The Curious Case of Benjamin Button
The Curious Case of Benjamin Button is an epic, not of scale, but of time. It is the story of an infant born suffering the infirmities of old age who lives his life in reverse, growing younger with each passing year until he dies in infancy. The film is a charmed, enchanted fable steeped in melancholy and wistful serenity. And it is an artistic and narrative triumph, which, while colder and more emotionally remote than necessary, embodies one of the most beautiful love stories set to screen in a very long time. Benjamin Button is not the finest film of the year, but it gets awfully close.
The film is based on F. Scott Fitzgerald's 1921 short story. Screenwriter Eric Roth, the latest in a long line of scribes to take a whack at the material, borrows the famed American author's premise but creates a richer, lusher narrative than the short story could ever convey. Roth sets the film in New Orleans, a city of Old South gentility and infinite color and spice, bookending it between World War I and Hurricane Katrina.
Benjamin (Brad Pitt) loses his mother in childbirth, and his father, a button manufacturer (Jason Flemying) is so horrified by the child's ravaged appearance that he abandons him on the steps of a rest home, where he is discovered by Queenie (Taraji P. Henson), a loving black employee. Queenie raises Benjamin as her own, among the elderly patrons. Even as a toddler, Benjamin fits right instooped, balding, bespeckled, hard of hearing and confined to a wheelchair. The doctor claims Benjamin has one foot in the grave already, but instead of dying, Benjamin grows taller, stronger and younger.
When the pre-pubescent (though he looks like a man in his 70s) Benjamin meets the granddaughter of one of the residents, the red-haired beauty named Daisy, he is instantly smitten. If Daisy minds the attention paid her by the shriveled, little man, she doesn't show it. Perhaps she senses his youthfulness. As the years pass, Benjamin and Daisy retain a special connection. Daisy is Benjamin's only anchor in an ever-changing world viewed in reverse.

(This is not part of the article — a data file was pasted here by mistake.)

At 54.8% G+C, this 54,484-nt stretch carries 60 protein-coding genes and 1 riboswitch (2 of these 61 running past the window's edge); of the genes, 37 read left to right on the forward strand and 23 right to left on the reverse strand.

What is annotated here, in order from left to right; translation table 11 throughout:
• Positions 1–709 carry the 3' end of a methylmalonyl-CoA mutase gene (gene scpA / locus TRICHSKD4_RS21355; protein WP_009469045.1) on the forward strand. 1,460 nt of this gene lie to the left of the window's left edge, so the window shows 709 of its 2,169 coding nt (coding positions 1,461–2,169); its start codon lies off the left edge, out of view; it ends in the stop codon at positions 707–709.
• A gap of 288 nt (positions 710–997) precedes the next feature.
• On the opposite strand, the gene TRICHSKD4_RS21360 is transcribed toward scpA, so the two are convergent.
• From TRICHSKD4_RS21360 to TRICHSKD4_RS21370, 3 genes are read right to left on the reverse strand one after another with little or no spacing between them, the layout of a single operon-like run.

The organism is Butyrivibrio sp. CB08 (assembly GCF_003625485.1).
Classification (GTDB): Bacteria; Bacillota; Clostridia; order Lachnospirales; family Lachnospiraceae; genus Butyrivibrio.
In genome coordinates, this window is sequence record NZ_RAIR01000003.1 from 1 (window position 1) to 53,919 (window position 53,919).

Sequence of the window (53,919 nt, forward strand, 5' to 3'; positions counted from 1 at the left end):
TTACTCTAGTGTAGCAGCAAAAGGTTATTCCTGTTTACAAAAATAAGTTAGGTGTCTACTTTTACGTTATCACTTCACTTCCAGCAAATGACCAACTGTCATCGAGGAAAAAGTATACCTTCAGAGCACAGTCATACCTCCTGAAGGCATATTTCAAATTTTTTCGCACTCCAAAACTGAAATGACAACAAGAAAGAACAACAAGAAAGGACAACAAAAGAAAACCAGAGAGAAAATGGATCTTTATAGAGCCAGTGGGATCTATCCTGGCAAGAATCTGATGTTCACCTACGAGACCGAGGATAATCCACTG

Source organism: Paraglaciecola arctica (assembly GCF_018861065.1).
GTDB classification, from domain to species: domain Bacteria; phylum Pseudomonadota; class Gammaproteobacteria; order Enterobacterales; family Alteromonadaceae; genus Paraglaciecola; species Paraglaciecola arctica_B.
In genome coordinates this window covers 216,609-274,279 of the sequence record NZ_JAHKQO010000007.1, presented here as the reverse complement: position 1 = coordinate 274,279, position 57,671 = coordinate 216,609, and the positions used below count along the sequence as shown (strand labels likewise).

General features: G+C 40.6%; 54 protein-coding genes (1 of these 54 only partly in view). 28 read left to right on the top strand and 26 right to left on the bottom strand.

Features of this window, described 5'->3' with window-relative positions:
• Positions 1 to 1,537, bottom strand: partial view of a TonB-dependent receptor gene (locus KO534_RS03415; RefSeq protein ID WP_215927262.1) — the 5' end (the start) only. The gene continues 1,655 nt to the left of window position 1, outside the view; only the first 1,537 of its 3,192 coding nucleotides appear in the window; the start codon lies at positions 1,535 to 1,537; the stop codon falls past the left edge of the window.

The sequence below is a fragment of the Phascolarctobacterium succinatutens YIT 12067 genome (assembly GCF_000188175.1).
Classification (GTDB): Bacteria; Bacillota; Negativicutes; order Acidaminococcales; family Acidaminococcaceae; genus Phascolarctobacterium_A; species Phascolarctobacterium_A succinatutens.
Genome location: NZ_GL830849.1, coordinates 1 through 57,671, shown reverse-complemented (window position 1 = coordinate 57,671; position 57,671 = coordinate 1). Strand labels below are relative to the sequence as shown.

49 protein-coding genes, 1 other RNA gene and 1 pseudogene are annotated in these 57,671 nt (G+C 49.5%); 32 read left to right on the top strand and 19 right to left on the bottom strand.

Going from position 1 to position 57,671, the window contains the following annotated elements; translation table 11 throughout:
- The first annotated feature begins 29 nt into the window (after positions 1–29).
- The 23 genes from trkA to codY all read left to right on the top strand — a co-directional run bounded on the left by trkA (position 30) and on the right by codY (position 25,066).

As Benjamin, who is beginning to notice changes to his body, grows younger, he begins to sample the delights of the outside world. He takes a job with a hard-drinking Irish tugboat captain (Jared Harris) who introduces his innocent-in-the-ways-of-the-world employee to the pleasures of drink and the flesh. Benjamin's travels take him to Russia, where he has an affair with a British diplomat's wife (Tilda Swinton), a relationship from which he learns about both love and lust.
But Benjamin's heart is still with Daisy, now an up-and-coming, headstrong ballet dancer in New York City, whose selfishness, bohemian lifestyle and unabashed sensuality take him aback. No matter how Benjamin pursues his childhood crush, he is rebuffed at every turn. Only after Daisy suffers a terrible tragedy does her perspective realignand does she see Benjamin for the man he really is.
Much of Benjamin Button's allure is its reliance on precise calculations to ensure Benjamin and Daisy come together at just the right time. They can meet in the middle only once. More than just timing, however, Benjamin and Daisy's romance throbs an ephemeral poignancy at once ethereal and tragicphysically, the lovers are headed in opposite directions. As Benjamin grows ever younger, Daisy will become an old woman, and at some point he will catch up to the young daughter their lovemaking produces. The question they are forced to ask is, what form will their love take then?